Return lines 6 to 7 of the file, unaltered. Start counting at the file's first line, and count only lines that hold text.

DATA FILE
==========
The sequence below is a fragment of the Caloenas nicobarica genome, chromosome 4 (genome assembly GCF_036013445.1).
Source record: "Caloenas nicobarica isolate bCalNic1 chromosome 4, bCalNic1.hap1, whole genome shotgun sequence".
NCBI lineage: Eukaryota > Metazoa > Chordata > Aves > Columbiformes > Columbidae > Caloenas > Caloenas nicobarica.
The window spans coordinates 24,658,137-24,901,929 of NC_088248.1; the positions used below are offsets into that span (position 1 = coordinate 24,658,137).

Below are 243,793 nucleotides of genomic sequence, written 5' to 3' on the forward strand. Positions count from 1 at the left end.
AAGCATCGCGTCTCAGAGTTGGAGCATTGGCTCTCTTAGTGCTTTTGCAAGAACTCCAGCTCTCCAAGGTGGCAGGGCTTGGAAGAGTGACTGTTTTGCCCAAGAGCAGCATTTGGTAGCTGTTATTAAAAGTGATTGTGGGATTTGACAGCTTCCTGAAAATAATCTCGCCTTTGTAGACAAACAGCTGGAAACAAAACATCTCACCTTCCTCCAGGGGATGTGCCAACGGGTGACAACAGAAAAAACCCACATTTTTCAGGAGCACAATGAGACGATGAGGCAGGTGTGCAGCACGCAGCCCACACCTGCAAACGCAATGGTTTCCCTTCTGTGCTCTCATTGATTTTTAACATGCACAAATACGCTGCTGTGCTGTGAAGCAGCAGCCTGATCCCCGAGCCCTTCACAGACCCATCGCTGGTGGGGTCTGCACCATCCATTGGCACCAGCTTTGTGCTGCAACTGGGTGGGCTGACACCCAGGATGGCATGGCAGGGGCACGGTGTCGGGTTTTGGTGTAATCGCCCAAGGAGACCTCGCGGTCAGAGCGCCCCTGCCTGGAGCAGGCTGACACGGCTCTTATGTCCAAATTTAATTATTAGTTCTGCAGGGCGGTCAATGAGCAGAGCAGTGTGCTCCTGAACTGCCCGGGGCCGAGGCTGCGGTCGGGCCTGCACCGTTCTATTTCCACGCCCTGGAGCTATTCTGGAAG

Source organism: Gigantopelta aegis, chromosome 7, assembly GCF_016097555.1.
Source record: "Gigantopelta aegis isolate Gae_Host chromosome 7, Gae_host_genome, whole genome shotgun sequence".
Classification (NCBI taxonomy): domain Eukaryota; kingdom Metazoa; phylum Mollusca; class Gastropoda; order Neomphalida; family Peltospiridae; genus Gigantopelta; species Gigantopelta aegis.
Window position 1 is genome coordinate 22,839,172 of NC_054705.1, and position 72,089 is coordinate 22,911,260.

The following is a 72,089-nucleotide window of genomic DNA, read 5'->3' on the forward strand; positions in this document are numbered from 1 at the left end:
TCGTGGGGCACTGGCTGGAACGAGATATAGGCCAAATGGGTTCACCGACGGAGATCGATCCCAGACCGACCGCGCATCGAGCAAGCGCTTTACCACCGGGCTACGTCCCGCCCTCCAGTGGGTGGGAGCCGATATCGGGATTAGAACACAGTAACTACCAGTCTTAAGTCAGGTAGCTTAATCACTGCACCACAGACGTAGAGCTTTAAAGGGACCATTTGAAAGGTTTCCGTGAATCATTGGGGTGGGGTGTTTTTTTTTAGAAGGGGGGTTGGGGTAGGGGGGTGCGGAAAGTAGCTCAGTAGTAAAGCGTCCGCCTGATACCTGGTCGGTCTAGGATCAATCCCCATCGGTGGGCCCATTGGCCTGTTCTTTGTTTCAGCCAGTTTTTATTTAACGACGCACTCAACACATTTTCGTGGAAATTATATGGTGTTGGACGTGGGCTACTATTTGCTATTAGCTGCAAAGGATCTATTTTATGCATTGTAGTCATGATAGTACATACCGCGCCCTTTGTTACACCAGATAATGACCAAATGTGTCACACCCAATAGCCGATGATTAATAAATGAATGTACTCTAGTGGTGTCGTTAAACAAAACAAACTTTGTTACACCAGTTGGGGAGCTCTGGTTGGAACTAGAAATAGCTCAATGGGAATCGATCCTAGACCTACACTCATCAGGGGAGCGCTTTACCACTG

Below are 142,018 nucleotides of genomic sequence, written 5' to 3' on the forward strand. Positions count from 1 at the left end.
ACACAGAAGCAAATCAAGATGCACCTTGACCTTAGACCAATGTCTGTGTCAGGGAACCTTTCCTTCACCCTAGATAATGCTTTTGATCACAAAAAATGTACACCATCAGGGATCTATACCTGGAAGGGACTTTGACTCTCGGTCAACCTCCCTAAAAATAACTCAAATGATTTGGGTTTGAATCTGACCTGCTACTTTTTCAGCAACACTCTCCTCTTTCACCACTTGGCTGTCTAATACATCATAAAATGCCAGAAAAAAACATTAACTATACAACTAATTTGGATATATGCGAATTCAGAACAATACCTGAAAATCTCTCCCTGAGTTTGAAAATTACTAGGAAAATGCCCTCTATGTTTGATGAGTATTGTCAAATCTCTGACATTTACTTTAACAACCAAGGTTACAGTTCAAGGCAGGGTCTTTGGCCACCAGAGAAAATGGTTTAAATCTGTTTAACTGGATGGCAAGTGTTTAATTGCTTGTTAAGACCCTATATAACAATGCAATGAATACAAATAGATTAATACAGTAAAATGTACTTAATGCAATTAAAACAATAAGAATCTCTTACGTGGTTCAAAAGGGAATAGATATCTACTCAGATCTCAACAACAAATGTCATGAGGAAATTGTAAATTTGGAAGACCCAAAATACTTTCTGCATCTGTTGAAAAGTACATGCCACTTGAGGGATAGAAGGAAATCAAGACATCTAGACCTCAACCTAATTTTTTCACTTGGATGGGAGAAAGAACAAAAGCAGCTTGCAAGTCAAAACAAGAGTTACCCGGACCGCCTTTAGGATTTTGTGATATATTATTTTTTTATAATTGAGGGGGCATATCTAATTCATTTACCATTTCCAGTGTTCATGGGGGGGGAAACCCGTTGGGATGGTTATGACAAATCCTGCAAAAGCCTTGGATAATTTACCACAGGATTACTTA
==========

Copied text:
AAGCATCGCGTCTCAGAGTTGGAGCATTGGCTCTCTTAGTGCTTTTGCAAGAACTCCAGCTCTCCAAGGTGGCAGGGCTTGGAAGAGTGACTGTTTTGCCCAAGAGCAGCATTTGGTAGCTGTTATTAAAAGTGATTGTGGGATTTGACAGCTTCCTGAAAATAATCTCGCCTTTGTAGACAAACAGCTGGAAACAAAACATCTCACCTTCCTCCAGGGGATGTGCCAACGGGTGACAACAGAAAAAACCCACATTTTTCAGGAGCACAATGAGACGATGAGGCAGGTGTGCAGCACGCAGCCCACACCTGCAAACGCAATGGTTTCCCTTCTGTGCTCTCATTGATTTTTAACATGCACAAATACGCTGCTGTGCTGTGAAGCAGCAGCCTGATCCCCGAGCCCTTCACAGACCCATCGCTGGTGGGGTCTGCACCATCCATTGGCACCAGCTTTGTGCTGCAACTGGGTGGGCTGACACCCAGGATGGCATGGCAGGGGCACGGTGTCGGGTTTTGGTGTAATCGCCCAAGGAGACCTCGCGGTCAGAGCGCCCCTGCCTGGAGCAGGCTGACACGGCTCTTATGTCCAAATTTAATTATTAGTTCTGCAGGGCGGTCAATGAGCAGAGCAGTGTGCTCCTGAACTGCCCGGGGCCGAGGCTGCGGTCGGGCCTGCACCGTTCTATTTCCACGCCCTGGAGCTATTCTGGAAG

Source organism: Gigantopelta aegis, chromosome 7, assembly GCF_016097555.1.